Students protest proposed funding cuts

Scott Viau

Late Wednesday, March 23, at 10:30 p.m., nine students from NMU boarded a bus in order to travel to Lansing to attend a higher education rally, which protested Governor Rick Snyder’s proposed cuts to Michigan universities.

The students traveled throughout the night, some sleeping, some too excited to sleep. The seven hour bus ride brought them to Lansing around 6:30 a.m., where students ate breakfast and awaited their meeting with Senator Tom Casperson and Representatives Ed McBroom and Steve Lindberg.

ASNMU off-campus representative Dani Thoune was one of the students who were there to protest. She said the protest was something she wanted to see done and that it was done by students at Northern.

“We can send letters and we can make phones calls, but nothing has quite the presence as being there and being in their face, so to speak,” Thoune said.

Thoune said that although meetings with Casperson and other representatives had been accomplished, she would have liked to have met with Governor Rick Snyder himself.

“It’s something that we kind of looked into but seemed too out of the question,” Thoune said. “If he would’ve been able to sit down and talk with us it has a little bit more of an impact. I don’t think they realize what it’s truly like to be a student anymore.”

Meeting with the politicians was relatively easy, Thoune said. Casperson not only invited students to come down but also gave a monetary donation that would allow them to do so.

“It was really cool to get to see how eager he was to talk to us,” Thoune said. “It’s nice that we got to talk to him, and it was even better that he wanted to talk to us.”

Thoune said she thought the presence of the students at the rally was amazing, even though not all of the 15 public universities showed up.

“We had high school students showing up. It kind of gave me a chill to realize there are students younger than myself, not even in college yet, who really do care about their education.”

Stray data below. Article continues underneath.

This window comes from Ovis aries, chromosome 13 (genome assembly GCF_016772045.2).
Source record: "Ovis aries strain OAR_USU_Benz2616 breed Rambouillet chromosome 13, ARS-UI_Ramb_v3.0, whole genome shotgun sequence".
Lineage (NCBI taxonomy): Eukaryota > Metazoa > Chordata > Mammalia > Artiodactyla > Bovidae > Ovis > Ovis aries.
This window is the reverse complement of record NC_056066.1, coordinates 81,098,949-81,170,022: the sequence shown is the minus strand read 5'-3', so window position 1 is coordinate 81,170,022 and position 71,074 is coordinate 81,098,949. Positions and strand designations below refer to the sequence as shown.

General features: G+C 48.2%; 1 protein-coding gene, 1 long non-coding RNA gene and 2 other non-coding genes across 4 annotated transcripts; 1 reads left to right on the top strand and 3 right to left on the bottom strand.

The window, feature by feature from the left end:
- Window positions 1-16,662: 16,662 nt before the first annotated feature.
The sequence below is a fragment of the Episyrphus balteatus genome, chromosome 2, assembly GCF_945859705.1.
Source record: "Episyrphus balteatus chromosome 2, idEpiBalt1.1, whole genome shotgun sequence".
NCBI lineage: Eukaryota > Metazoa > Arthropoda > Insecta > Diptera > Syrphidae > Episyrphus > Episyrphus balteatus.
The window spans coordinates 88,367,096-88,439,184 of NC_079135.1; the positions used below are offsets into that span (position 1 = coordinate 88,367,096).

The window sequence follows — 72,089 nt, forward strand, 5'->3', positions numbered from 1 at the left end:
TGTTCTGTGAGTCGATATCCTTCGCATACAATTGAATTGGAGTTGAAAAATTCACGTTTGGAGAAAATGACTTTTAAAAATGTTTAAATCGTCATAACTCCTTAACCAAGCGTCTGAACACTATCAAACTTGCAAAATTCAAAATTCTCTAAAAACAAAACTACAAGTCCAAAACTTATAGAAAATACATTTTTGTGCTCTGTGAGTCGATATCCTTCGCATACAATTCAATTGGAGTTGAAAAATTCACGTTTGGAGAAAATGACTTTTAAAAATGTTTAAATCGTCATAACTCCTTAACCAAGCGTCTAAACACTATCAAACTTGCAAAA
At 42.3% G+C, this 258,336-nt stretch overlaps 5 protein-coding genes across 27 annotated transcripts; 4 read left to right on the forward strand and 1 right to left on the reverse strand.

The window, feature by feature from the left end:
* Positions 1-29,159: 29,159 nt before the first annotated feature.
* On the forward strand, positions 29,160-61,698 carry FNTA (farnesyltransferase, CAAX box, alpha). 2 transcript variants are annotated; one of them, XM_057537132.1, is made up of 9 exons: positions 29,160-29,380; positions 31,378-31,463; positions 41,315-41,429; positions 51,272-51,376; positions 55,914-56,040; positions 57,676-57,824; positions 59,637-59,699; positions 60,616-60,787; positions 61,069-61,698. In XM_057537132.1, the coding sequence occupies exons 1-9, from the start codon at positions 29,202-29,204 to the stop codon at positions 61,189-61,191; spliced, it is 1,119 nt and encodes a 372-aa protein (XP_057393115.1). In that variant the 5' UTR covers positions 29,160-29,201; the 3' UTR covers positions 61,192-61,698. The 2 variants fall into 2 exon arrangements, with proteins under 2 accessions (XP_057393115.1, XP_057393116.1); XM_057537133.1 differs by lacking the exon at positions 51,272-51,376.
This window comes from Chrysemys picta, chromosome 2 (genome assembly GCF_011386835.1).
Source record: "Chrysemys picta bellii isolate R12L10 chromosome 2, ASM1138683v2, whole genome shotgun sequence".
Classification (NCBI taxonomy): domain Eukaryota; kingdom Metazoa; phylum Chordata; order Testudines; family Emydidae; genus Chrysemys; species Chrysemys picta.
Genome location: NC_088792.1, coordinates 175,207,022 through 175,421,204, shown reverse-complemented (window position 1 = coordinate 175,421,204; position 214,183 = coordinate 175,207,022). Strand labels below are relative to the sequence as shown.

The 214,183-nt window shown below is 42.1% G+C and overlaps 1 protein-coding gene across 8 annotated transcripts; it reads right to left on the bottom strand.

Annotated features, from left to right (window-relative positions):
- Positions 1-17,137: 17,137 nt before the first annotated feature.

Although Thoune was happy with the attendance at the rally, she thought there were some people in attendance who were discourteous both on the steps of the Capitol and when they went inside to continue their protest.

“For people to spit on the steps on the Capitol was very disrespectful and sometimes the things that people were saying,” Thoune said. “When we got into the Capitol I could’ve done without some of the attitudes and some of the things that were being said.”

Thoune said she can never be sure whether or not the protest will have the intended result, but wants to be able to say she did her part to help make the change.

“I went to the rally because anything I can do can only benefit. I can put all of my effort into it and I can say, ‘Hey, I tried’ and if I fail that’s okay,” Thoune said. “If I succeed, then I know I did something to help it, to support it.”

Senior marketing major Alysa Diebolt not only gave a speech at the rally but helped organize it in order for students to attend.

“The rally itself was only two hours and we had been planning it hardcore for probably around six weeks,” Diebolt said. “The number of conferences calls I’ve been on and the number of media phone calls and stuff that we’ve had to do prior was just totally exhausting.”

Although nine students from NMU attended, Diebolt said she was a bit disappointed about the low number and wanted to be able to send a full bus.

“We had a lot of people who were interested, but because it was on a Thursday and in the middle of the week not everyone can not go to class that day,” Thoune said. “It was hard and frustrating that we only had nine students there, but the nine that we had were very passionate about why they were there.”

Chris Hoffman said he thought the rally went smoothly and that the speakers were all very good, but really enjoyed the meetings with the senator and representatives.

“I valued the meeting we had with the legislators very highly,” Hoffman said. “We gained a lot of information on who defends for higher education.”

After a day spent walking the streets of Lansing to meet politicians and then protesting outside the Capitol for two hours, the students boarded the bus to make the trip home, returning almost exactly 24 hours after they had left.